Heating bills shouldn't be a budget-buster this winter.
Heating costs are expected to rise by almost 5 percent this winter – and if the forecast pans out – it would be the most expensive heating season in four years, according to a new forecast from National Fuel Gas Co.
But there's a silver lining: Even with the expected increase, heating costs still are expected to remain relatively affordable, averaging around $585 from November to March. That's about half as much as the average resident paid 10 years ago, before the natural gas boom across Appalachia caused prices to plummet and ushered in what turned out to be a decade of sharply lower heating bills.
"Natural gas bills continue to remain historically low," said Karen L. Merkel, a National Fuel spokeswoman.
The forecast, however, is based on temperatures being fairly normal. An unusually cold winter could lead to higher bills by pushing up prices and causing consumers to use more natural gas. A warm winter would lead to lower bills, as consumers use less gas and the reduced demand likely would lower natural gas prices.
And even then, forecasting heating costs can be tricky. Last winter, National Fuel expected heating bills to average just under $500. But a cold start to the winter and higher natural gas prices led to an even steeper increase, with the typical customer paying almost $560.
If the forecast pans out, this winter's heating bills will be about $16 higher than the $569 average over the past five years and about 19 percent lower than the $722 average over the last 10 years.
"It's a little higher pricing than this time last year, but it's not a big increase," said Gary A. Marchiori, the president of EnergyMark, an Amherst energy services firm. Marchiori thinks heating costs this year could rise even less than National Fuel anticipates, especially if the winter gets off to a relatively warm start. He predicts that heat bills this year will be, at best, the same as last winter, or at worst, up about 3 percent.
As heating bills have dropped, consumers across the Buffalo Niagara region also have been using slightly more gas, on average.
"You want to be comfortable, and the pricing supports it," Marchiori said.
The more affordable heating costs are largely due to the steep decline in the price of natural gas over the last seven years and the Buffalo Niagara region’s location near one of the most prolific natural gas fields in the nation stretching from Pennsylvania and Ohio into West Virginia.
"It is all about supply and demand," Merkel said.
With so much natural gas being produced in Appalachia, there isn't enough pipeline capacity to move it to markets in the Northeast. That pushes down prices for that gas, which typically sells for less than the widely-quoted natural gas commodity price, she said.
That’s good for consumers in two ways. Not only is the commodity price of nearby natural gas supplies lower, but the cost of transporting that gas to Western New York also is less because much of it comes from nearby Pennsylvania.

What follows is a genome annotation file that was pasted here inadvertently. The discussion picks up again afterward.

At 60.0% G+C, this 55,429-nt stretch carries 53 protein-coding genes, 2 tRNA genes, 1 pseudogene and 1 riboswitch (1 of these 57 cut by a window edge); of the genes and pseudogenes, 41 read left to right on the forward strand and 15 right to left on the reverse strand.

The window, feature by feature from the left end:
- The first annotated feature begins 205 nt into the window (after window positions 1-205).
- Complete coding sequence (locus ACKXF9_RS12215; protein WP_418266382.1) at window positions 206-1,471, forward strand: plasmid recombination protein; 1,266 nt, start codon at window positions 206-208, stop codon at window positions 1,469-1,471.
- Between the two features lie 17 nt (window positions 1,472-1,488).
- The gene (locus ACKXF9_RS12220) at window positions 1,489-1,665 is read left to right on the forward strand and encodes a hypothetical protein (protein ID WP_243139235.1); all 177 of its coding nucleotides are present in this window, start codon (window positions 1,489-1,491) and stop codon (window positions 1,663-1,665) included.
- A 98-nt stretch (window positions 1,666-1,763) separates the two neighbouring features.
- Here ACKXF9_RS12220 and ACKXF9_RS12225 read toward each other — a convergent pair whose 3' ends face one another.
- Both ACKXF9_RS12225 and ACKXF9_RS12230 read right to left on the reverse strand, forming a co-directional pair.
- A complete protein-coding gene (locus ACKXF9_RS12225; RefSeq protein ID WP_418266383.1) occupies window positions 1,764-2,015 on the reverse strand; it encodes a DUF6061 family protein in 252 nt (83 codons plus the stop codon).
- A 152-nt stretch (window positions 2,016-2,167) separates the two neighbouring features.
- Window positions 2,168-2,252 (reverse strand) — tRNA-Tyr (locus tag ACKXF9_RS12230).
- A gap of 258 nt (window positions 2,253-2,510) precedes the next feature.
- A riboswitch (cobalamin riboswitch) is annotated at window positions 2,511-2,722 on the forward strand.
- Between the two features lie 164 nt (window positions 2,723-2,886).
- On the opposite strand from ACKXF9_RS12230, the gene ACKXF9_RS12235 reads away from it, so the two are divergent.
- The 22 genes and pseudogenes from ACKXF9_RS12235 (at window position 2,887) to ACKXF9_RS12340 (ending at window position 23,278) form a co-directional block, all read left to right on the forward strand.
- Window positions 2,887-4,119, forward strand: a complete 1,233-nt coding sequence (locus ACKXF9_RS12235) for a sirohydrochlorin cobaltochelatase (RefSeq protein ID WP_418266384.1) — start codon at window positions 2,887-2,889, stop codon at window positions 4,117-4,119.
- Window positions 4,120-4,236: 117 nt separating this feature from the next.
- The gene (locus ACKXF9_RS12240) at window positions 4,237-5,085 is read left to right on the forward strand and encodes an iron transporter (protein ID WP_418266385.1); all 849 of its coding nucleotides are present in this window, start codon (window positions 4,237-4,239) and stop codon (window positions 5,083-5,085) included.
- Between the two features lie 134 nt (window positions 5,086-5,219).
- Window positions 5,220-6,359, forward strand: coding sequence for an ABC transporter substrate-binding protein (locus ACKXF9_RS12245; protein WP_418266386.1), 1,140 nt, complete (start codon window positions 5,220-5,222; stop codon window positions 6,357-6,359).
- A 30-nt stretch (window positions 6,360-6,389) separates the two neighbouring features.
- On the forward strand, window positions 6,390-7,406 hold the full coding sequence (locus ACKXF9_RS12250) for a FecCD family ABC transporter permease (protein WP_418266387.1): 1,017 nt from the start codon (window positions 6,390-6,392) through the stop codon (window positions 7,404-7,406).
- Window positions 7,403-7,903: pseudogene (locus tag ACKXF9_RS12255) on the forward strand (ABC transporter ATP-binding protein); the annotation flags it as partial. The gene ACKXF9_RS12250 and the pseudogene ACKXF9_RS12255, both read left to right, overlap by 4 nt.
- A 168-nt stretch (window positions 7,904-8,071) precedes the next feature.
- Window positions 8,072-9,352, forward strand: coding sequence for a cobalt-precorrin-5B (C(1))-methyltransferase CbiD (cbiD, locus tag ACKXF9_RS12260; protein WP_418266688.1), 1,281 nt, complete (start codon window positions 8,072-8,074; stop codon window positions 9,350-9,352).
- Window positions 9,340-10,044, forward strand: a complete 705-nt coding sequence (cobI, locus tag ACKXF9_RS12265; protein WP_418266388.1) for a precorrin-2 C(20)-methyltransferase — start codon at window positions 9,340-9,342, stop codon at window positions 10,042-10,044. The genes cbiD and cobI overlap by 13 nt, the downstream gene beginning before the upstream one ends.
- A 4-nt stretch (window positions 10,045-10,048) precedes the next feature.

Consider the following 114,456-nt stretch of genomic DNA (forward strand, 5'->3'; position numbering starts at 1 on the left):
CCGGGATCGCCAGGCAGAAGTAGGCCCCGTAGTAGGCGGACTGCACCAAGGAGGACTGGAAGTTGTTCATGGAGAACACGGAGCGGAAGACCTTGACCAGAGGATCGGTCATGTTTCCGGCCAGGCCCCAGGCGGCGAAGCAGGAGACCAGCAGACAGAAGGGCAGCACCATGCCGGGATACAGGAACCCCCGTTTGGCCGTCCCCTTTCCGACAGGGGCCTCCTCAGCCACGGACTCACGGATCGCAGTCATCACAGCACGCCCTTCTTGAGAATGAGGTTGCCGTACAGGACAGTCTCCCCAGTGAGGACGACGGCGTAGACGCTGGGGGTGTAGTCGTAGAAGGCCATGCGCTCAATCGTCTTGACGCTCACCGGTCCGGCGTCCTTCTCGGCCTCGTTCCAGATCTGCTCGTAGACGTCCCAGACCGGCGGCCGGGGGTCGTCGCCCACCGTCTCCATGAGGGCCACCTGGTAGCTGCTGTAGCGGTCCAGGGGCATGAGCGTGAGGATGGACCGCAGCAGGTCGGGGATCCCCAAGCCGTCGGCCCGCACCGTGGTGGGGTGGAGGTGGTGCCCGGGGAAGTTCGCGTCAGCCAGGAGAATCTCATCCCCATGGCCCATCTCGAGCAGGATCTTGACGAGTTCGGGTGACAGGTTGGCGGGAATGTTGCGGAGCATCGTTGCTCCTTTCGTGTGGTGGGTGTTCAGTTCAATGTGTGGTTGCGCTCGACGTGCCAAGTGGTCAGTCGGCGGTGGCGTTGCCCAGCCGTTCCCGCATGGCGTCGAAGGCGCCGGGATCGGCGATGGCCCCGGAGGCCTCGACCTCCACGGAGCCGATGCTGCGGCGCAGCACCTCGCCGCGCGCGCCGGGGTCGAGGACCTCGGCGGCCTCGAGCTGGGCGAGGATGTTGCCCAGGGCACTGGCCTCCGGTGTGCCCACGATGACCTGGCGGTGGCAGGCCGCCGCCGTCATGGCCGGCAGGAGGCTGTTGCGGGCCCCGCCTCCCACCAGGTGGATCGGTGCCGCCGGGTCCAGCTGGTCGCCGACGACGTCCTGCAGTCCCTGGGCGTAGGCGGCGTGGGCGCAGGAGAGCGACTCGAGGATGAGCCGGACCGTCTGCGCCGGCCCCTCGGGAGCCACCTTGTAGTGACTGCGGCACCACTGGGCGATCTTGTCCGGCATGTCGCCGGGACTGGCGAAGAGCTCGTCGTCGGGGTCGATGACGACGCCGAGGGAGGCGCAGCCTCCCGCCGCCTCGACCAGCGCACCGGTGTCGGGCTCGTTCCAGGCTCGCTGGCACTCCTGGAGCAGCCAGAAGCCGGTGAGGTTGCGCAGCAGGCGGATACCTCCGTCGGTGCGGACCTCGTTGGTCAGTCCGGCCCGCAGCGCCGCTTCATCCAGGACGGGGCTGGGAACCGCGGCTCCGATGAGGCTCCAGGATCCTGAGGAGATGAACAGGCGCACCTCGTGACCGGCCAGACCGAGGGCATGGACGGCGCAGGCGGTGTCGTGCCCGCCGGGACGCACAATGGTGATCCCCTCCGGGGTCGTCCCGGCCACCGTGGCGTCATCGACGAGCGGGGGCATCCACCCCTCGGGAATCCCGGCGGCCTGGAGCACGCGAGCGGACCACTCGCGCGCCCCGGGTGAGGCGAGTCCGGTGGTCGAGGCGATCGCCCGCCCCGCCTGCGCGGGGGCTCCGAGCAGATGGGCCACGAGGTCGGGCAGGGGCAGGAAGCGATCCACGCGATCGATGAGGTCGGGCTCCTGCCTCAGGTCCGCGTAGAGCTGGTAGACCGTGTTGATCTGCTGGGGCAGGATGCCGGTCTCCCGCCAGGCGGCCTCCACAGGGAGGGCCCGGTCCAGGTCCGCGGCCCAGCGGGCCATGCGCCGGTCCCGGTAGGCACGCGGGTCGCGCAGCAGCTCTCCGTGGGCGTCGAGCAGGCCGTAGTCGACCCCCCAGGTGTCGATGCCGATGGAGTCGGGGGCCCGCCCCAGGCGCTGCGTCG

Heading into the heating season, natural gas stockpiles nationally are at a 13-year low, which reduces the cushion against price spikes in case a cold spurt drives up consumption, according to the Energy Information Administration.
To protect against price spikes, nearly half of the natural gas that National Fuel’s customers will use this winter was purchased during the summer at prices that were almost 25 percent lower than the current spot price, Merkel said.
If the forecasts hold true, it would be the ninth straight winter of relatively low heating bills in Buffalo Niagara. Heating costs during each of the last five winters have averaged $569 – 47 percent lower than the $1,065 they averaged from 2005 to 2008.
Still, heating costs can be a burden for low-income consumers, who often use more gas because their homes and apartments tend to be older, draftier and less insulated than residences of wealthier consumers.
Low-income consumers in New York State spend between 20 and 40 percent of their income on energy costs, according to the state Public Service Commission. Nearly 1 in 6 National Fuel customers is considered to be low-income.
National Fuel, like all utilities in the state, does not make a profit on the natural gas that it sells its customers. Its gas costs differ from the commodity price because the utility has bought nearly half of its gas this summer, when prices were lower than they are today, and is storing it underground until it’s needed. The utility also buys some gas through advance-purchase contracts or on the spot market.
National Fuel's utility business makes its money on the rates, negotiated through the PSC, that it charges its customers to deliver gas to their homes and businesses. Commodity costs account for slightly less than half of a residential customer's average bill, Merkel said.
About 89 percent of the households in Erie County heat with natural gas, the U.S. Census Bureau says; 6 percent heat with electricity, and less than 2 percent apiece use fuel oil or propane.